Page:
- Long term continuous therapy should be avoided in all children irrespective of age.
- Lotriderm cream should not be used with adhesive dressing.
- The safety and effectiveness of Lotriderm cream has not been established in children below the age of 12.
- If used on children, courses should be limited to 5 days.
Hypothalamic-pituitary adrenal axis suppression, Cushing's syndrome and intracranial hypertension have been reported in children receiving topical corticosteroids. Manifestation of adrenal suppression in children include linear growth retardation, delayed weight gain, low plasma cortisol levels, and absence of response to ACTH stimulation. Manifestation of intracranial hypertension include bulging fontanelles, headaches, and bilateral papilloedema.
There are no known interactions.
There is inadequate evidence of safety in pregnancy. Clotrimazole has shown no teratogenic effect in animals but is foetotoxic at high oral doses.
Topical administration of corticosteroids to pregnant animals can cause abnormalities of foetal development including cleft palate and intra-uterine growth retardation. There may therefore be a very small risk of such effects in human foetus. Hence Lotriderm Cream should only be used in pregnancy if the benefit justifies the potential risk to the foetus and such use should not be extensive i.e. in large amounts or for long periods.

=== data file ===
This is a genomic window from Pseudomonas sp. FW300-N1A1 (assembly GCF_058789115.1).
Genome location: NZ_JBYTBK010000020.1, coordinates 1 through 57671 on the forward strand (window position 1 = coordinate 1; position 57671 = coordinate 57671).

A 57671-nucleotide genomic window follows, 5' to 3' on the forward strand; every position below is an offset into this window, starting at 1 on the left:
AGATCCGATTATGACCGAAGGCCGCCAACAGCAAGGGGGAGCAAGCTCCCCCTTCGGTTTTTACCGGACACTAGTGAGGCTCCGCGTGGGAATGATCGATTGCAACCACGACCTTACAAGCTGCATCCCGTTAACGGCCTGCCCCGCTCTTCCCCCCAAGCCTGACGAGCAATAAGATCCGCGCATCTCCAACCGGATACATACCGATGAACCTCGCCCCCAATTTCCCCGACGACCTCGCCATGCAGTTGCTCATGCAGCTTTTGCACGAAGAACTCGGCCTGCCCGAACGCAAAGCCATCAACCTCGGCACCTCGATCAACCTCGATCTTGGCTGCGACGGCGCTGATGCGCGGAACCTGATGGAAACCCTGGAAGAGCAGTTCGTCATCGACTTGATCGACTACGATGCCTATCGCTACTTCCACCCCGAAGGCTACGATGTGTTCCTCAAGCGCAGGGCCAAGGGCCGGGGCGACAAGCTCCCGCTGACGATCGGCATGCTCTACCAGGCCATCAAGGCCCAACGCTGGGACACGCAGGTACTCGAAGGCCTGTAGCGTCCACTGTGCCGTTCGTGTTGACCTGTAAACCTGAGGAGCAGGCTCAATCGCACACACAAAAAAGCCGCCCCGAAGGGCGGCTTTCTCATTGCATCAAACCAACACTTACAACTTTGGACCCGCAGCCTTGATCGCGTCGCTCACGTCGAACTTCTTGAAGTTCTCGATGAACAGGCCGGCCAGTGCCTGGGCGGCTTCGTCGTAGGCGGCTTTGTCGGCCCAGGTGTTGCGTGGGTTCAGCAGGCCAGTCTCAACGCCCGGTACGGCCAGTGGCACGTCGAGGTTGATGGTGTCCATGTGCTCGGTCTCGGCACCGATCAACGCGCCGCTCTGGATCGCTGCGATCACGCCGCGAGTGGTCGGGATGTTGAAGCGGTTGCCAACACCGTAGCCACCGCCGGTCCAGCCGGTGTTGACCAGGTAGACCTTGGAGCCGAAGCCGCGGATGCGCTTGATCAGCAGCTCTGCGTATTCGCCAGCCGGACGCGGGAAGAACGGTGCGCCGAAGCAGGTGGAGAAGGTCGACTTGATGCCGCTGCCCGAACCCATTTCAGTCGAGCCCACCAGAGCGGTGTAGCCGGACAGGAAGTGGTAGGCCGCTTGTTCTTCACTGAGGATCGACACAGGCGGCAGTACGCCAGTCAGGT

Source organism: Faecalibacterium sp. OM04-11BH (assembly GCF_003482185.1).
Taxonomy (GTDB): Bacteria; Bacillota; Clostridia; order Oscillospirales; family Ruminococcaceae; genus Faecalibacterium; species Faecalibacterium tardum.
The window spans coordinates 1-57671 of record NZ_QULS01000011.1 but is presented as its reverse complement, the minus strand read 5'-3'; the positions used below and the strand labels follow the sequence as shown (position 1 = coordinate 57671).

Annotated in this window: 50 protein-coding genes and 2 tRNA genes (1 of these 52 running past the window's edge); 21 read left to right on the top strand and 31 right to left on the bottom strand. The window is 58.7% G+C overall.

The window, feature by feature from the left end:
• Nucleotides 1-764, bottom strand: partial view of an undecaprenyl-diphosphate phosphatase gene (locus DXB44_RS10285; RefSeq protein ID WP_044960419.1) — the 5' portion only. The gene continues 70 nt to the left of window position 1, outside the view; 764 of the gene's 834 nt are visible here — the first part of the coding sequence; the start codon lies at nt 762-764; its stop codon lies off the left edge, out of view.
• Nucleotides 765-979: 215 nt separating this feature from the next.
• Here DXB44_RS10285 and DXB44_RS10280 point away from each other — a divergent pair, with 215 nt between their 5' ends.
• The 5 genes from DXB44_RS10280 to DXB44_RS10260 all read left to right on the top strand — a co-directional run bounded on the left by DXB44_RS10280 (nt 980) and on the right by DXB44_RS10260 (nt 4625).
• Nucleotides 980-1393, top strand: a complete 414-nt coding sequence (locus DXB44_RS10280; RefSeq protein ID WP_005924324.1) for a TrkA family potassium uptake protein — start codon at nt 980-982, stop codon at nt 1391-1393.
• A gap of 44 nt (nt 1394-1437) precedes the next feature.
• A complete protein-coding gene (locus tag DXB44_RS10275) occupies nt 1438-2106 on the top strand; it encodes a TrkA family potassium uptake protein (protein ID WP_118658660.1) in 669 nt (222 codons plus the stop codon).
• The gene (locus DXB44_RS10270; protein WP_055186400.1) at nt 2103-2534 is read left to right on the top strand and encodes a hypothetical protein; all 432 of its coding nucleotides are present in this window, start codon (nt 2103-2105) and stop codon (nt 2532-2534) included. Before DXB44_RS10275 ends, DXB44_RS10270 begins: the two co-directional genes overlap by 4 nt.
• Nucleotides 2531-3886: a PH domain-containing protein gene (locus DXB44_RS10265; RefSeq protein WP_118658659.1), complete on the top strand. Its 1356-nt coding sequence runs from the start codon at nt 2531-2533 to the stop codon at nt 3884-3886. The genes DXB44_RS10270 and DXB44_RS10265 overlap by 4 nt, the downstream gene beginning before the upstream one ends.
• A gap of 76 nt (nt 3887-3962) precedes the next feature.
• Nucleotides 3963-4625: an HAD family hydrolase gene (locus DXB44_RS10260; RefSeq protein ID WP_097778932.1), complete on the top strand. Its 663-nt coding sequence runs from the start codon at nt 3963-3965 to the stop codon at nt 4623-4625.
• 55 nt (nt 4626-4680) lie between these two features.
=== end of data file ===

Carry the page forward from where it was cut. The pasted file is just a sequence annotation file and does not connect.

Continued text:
It is not known whether the components of Lotriderm are excreted in human milk and therefore caution should be exercised when treating nursing mothers.
Lotriderm cream has no influence on the ability to drive and use machines.
Adverse reactions reported for Lotriderm include: burning and stinging, maculopapular rash, oedema, paraesthesia and secondary infection.
Reported reactions to clotrimazole include erythema, stinging, blistering, peeling, oedema, pruritus, urticaria and general irritation of the skin.
Reactions to betamethasone dipropionate include: burning, itching, irritation, dryness, folliculitis, hypertrichosis, acneiform eruptions, hyperpigmentation, hypopigmentation, perioral dermatitis, allergic contact dermatitis, maceration of the skin, secondary infection, skin atrophy, striae miliaria, capillary fragility (ecchymoses), blurred vision and sensitisation.
In children receiving topical corticosteroids, Hypothalamic-pituitary adrenal (HPA) axis suppression (HPA) axis suppression, Cushing's syndrome and intracranial hypertension have been reported.
Reporting of suspected adverse reactions